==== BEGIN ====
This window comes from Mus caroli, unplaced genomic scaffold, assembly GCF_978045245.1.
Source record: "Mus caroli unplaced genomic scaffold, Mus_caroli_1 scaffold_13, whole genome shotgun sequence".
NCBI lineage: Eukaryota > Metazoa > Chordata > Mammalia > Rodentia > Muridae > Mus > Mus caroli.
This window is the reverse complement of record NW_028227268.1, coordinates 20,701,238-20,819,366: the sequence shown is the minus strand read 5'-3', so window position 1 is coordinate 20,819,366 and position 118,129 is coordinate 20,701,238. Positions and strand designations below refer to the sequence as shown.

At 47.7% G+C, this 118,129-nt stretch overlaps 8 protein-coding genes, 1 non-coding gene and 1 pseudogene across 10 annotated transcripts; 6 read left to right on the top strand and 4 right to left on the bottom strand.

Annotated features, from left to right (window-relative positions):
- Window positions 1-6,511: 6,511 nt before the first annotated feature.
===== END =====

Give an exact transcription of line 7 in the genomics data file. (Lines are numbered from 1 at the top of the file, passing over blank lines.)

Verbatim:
- Window positions 1-6,511: 6,511 nt before the first annotated feature.